Career

We Can’t Get With the French and Ban After-Hours E-mail

Written by: Bri Lee

France just brought in a bunch of new labour laws and one of them has the rest of the world buzzing: Companies with more than 50 employees must ban after-hours e-mail.

When I first read about it, I thought it was fantastic! If you work for a boss who is a bully or a company that doesn’t respect your home time, you now have the law to back you up.

I’ve worked high-intensity jobs before and I felt that my commute time was totally absorbed by work e-mails. Then the cheeky Saturday afternoon inbox check – just to make sure nothing big happened – and nothing big happened so you send a couple of e-mails while you’re there. Then people respond to the e-mails on Sunday so you’re checking it again, and by the time you’re on the bus Monday morning, it’s like you never left.

It’s awful, I know. But here’s the thing: this law is for big companies.

This law is not for freelancers and not even for small businesses. This law is not for people whose work involves social media, a lot of work across time zones, or any kind of creative pursuit.

france ban after-hours e-mail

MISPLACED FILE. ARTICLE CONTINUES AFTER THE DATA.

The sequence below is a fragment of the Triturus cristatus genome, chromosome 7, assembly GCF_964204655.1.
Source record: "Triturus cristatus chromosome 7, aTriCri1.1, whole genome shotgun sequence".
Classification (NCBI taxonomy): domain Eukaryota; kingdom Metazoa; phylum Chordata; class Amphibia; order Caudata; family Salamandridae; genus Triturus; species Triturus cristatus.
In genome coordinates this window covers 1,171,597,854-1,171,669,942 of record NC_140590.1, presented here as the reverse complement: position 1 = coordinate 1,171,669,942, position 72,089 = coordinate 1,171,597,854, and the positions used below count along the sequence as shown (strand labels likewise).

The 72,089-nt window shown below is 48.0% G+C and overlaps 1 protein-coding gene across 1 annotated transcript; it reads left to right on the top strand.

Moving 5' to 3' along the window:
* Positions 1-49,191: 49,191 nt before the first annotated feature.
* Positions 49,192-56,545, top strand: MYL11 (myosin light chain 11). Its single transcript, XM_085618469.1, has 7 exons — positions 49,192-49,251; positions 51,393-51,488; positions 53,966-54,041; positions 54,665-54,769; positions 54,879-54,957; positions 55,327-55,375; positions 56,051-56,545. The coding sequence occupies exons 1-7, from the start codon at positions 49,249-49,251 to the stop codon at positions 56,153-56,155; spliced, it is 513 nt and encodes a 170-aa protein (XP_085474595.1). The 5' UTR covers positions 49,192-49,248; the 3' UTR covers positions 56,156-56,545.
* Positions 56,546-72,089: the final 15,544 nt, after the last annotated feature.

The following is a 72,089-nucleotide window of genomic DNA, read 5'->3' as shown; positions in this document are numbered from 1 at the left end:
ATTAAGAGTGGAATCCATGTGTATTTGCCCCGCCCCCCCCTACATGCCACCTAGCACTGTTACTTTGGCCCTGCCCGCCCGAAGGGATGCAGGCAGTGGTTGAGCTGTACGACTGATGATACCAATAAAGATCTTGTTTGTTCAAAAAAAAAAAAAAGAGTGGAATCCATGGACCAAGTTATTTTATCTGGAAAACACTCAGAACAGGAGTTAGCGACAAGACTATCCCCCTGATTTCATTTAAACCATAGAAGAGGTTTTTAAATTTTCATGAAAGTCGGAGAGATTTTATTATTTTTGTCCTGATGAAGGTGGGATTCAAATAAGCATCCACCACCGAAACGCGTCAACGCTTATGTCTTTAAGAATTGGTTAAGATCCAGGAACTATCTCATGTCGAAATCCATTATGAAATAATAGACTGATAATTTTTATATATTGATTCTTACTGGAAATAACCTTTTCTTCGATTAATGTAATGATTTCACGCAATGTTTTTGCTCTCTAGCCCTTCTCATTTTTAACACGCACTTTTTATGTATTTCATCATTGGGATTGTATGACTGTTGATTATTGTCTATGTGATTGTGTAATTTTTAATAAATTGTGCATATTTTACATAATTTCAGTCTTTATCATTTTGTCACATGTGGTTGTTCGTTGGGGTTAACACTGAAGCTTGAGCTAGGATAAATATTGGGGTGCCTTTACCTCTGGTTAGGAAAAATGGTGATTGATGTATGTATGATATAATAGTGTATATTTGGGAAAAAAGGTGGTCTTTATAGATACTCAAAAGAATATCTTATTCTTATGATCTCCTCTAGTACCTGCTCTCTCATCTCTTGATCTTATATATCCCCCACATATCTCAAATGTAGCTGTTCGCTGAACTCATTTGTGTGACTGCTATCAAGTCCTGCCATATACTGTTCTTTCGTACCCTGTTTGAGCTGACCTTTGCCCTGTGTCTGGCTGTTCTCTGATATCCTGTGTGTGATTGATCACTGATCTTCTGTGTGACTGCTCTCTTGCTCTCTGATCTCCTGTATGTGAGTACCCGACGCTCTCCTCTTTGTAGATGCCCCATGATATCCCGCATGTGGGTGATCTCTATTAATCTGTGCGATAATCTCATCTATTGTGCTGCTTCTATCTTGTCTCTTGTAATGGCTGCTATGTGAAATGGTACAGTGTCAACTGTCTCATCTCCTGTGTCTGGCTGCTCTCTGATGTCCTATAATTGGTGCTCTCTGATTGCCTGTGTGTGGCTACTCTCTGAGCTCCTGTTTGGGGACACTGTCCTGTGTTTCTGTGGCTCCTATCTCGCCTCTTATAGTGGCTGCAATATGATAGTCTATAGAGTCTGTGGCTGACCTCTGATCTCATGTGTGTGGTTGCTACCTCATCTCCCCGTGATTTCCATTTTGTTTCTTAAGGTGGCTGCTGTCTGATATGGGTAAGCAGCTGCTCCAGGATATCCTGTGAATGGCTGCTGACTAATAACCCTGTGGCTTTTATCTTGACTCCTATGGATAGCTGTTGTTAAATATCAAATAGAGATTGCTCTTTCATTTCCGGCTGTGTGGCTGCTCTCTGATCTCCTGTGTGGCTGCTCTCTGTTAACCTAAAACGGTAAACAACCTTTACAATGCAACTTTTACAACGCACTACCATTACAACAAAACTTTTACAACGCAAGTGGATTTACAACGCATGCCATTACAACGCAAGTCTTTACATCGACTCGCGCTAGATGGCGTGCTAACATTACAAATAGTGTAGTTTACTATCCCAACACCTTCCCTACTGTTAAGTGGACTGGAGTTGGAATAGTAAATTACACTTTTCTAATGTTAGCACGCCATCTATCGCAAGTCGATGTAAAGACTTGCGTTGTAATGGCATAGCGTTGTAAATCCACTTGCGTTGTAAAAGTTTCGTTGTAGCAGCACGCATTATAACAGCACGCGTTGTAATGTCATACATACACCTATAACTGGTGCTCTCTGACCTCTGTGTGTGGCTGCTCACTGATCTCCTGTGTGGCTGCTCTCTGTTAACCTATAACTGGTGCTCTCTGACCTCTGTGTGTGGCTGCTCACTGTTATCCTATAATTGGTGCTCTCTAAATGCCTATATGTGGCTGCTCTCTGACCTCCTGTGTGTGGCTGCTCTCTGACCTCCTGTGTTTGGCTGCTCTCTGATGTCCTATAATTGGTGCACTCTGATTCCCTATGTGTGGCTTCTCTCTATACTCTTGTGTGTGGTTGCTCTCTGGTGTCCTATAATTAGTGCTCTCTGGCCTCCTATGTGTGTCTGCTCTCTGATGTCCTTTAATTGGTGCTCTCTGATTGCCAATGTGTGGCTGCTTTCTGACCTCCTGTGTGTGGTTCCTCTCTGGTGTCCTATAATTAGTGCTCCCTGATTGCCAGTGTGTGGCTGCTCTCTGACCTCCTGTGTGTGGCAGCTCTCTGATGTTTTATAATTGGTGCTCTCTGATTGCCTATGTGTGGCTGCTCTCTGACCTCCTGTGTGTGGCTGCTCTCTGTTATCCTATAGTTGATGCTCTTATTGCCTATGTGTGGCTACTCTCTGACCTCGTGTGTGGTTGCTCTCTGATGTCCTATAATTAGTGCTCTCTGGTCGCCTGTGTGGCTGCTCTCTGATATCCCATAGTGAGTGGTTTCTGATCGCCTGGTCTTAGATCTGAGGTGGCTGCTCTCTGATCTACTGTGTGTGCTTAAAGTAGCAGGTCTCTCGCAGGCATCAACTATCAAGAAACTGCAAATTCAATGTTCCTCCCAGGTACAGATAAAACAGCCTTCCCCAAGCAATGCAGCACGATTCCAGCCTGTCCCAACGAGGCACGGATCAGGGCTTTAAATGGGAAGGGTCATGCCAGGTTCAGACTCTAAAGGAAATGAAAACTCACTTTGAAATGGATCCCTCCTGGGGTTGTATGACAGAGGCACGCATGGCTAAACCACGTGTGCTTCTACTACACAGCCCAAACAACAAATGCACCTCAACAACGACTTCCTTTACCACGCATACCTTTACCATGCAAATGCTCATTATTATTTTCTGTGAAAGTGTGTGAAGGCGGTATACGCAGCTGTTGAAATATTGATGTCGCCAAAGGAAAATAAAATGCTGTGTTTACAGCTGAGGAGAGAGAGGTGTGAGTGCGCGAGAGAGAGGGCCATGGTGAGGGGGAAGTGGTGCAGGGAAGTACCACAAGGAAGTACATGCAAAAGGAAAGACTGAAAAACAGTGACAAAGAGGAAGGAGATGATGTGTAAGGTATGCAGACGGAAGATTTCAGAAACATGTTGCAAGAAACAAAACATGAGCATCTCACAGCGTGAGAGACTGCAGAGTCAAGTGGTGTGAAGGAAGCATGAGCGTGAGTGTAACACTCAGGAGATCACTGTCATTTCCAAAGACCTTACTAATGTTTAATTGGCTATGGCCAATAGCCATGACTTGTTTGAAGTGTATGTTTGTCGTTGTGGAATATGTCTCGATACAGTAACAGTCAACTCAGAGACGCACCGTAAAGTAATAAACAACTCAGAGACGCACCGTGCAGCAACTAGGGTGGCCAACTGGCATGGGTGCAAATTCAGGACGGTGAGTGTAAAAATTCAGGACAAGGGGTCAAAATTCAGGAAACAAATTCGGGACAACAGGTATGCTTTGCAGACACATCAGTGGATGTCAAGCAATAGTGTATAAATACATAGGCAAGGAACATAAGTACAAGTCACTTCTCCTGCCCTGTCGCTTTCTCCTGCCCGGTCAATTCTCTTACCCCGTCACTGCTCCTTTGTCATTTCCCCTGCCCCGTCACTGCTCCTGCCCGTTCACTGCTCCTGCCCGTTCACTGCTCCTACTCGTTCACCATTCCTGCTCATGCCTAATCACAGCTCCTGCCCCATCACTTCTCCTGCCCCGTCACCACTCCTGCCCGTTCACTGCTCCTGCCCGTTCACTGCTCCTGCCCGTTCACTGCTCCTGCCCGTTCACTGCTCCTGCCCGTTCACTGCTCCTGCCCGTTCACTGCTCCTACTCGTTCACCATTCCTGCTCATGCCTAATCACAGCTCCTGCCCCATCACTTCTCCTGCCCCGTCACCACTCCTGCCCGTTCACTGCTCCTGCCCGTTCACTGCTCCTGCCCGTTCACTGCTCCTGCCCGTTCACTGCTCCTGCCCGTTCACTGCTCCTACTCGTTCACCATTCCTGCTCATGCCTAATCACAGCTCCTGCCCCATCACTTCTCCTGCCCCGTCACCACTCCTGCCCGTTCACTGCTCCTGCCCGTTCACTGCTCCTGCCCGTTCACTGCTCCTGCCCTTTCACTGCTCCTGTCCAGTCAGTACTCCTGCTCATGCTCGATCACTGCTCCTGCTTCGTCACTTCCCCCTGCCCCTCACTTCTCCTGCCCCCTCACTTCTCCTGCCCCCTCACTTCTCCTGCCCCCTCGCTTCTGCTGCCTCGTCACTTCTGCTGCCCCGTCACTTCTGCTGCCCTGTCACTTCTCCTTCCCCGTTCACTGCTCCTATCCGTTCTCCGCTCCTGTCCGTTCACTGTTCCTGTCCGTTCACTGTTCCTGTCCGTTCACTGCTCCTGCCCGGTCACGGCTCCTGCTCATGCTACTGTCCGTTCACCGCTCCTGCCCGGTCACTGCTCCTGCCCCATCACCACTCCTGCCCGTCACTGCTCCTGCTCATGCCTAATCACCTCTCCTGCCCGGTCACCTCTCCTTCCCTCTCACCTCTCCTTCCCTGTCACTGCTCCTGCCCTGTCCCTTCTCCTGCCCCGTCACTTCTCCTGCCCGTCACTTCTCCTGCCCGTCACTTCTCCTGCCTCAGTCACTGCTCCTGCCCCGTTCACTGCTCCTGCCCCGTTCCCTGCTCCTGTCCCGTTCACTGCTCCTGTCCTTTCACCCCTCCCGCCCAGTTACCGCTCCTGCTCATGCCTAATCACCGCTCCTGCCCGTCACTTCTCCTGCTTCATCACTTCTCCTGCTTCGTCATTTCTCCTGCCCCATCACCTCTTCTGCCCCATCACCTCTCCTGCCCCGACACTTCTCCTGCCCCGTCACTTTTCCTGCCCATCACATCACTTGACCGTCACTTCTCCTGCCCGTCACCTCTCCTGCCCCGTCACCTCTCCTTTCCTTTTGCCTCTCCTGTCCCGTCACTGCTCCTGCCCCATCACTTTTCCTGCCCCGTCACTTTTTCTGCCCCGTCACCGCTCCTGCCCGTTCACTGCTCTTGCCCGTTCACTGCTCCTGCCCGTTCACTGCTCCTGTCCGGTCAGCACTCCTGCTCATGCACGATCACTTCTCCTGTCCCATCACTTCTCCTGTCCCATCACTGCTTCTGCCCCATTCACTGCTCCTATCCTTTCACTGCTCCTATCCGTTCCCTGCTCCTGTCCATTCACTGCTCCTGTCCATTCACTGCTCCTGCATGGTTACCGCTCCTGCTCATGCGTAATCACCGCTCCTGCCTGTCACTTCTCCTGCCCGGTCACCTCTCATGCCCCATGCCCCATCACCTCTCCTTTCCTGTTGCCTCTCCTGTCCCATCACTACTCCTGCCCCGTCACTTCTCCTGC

In other words, if you’re reading Zanita Studio and you’re an entrepreneur or a blogger, this law is not for you.

The law reform documentation speaks about wanting to keep the “private” lives of the French people separate from their “professional” lives, but for most of us that sounds like a joke. If your blog is taking off and you have a sponsored post about yourself that needs to go up at 8pm… well… the “private”/”professional” distinction just got disproven.

I’m a writer and when I have big deadlines due, my greatest asset is my flexibility and my familiarity with technology. I can sit up into the wee hours of the morning when inspiration strikes and send it off to my editor so that it’s sitting at the top of her inbox the next morning. If I get an e-mail from an international editor late at night about a story or my manuscript, of course I’m going to check it and respond.

I even get a little cranky when I see people speaking too much about a “work-life” balance. It’s basically the same thing as what the French are trying to help their people achieve, but it just doesn’t ring true for me. I love my work, and it’s a huge part of my identity, and a huge part of my life. I love how flexible my hours are. I love that I’m building an online presence and can post something on Instagram while I’m relaxing after dinner.

So non, merci! This new French law is not for me.

Have I gone too far? Does anyone else feel like this?

– Bri
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